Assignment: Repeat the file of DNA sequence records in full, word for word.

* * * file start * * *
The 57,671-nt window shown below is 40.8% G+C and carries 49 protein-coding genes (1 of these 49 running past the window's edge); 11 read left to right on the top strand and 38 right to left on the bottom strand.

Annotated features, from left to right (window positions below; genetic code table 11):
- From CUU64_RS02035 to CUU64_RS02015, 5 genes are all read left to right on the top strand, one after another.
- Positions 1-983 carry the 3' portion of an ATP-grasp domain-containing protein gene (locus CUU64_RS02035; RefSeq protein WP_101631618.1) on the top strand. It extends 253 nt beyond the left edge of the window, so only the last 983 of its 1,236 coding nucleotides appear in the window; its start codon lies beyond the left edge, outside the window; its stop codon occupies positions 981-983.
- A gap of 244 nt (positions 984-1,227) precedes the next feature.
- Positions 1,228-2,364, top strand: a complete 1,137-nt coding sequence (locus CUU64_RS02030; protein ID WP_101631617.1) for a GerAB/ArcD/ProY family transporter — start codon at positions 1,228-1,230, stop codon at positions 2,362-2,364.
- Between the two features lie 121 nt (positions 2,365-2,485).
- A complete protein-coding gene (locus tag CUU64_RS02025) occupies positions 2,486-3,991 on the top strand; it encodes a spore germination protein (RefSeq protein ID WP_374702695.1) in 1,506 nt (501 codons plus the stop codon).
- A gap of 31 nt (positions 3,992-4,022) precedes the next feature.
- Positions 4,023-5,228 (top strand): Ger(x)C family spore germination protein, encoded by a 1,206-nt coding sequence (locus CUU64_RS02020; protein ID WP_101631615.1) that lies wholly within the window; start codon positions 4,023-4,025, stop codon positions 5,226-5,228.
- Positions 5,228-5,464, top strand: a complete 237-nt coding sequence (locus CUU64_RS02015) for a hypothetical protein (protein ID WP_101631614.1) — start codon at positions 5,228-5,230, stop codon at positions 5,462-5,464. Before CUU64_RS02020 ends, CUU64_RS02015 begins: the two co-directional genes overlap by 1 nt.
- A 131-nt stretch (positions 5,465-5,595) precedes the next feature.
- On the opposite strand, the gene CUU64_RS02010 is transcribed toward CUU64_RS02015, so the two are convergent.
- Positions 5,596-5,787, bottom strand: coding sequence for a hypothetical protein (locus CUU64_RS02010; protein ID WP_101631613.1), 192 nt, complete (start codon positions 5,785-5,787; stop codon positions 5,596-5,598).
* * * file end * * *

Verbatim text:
The 57,671-nt window shown below is 40.8% G+C and carries 49 protein-coding genes (1 of these 49 running past the window's edge); 11 read left to right on the top strand and 38 right to left on the bottom strand.

Annotated features, from left to right (window positions below; genetic code table 11):
- From CUU64_RS02035 to CUU64_RS02015, 5 genes are all read left to right on the top strand, one after another.
- Positions 1-983 carry the 3' portion of an ATP-grasp domain-containing protein gene (locus CUU64_RS02035; RefSeq protein WP_101631618.1) on the top strand. It extends 253 nt beyond the left edge of the window, so only the last 983 of its 1,236 coding nucleotides appear in the window; its start codon lies beyond the left edge, outside the window; its stop codon occupies positions 981-983.
- A gap of 244 nt (positions 984-1,227) precedes the next feature.
- Positions 1,228-2,364, top strand: a complete 1,137-nt coding sequence (locus CUU64_RS02030; protein ID WP_101631617.1) for a GerAB/ArcD/ProY family transporter — start codon at positions 1,228-1,230, stop codon at positions 2,362-2,364.
- Between the two features lie 121 nt (positions 2,365-2,485).
- A complete protein-coding gene (locus tag CUU64_RS02025) occupies positions 2,486-3,991 on the top strand; it encodes a spore germination protein (RefSeq protein ID WP_374702695.1) in 1,506 nt (501 codons plus the stop codon).
- A gap of 31 nt (positions 3,992-4,022) precedes the next feature.
- Positions 4,023-5,228 (top strand): Ger(x)C family spore germination protein, encoded by a 1,206-nt coding sequence (locus CUU64_RS02020; protein ID WP_101631615.1) that lies wholly within the window; start codon positions 4,023-4,025, stop codon positions 5,226-5,228.
- Positions 5,228-5,464, top strand: a complete 237-nt coding sequence (locus CUU64_RS02015) for a hypothetical protein (protein ID WP_101631614.1) — start codon at positions 5,228-5,230, stop codon at positions 5,462-5,464. Before CUU64_RS02020 ends, CUU64_RS02015 begins: the two co-directional genes overlap by 1 nt.
- A 131-nt stretch (positions 5,465-5,595) precedes the next feature.
- On the opposite strand, the gene CUU64_RS02010 is transcribed toward CUU64_RS02015, so the two are convergent.
- Positions 5,596-5,787, bottom strand: coding sequence for a hypothetical protein (locus CUU64_RS02010; protein ID WP_101631613.1), 192 nt, complete (start codon positions 5,785-5,787; stop codon positions 5,596-5,598).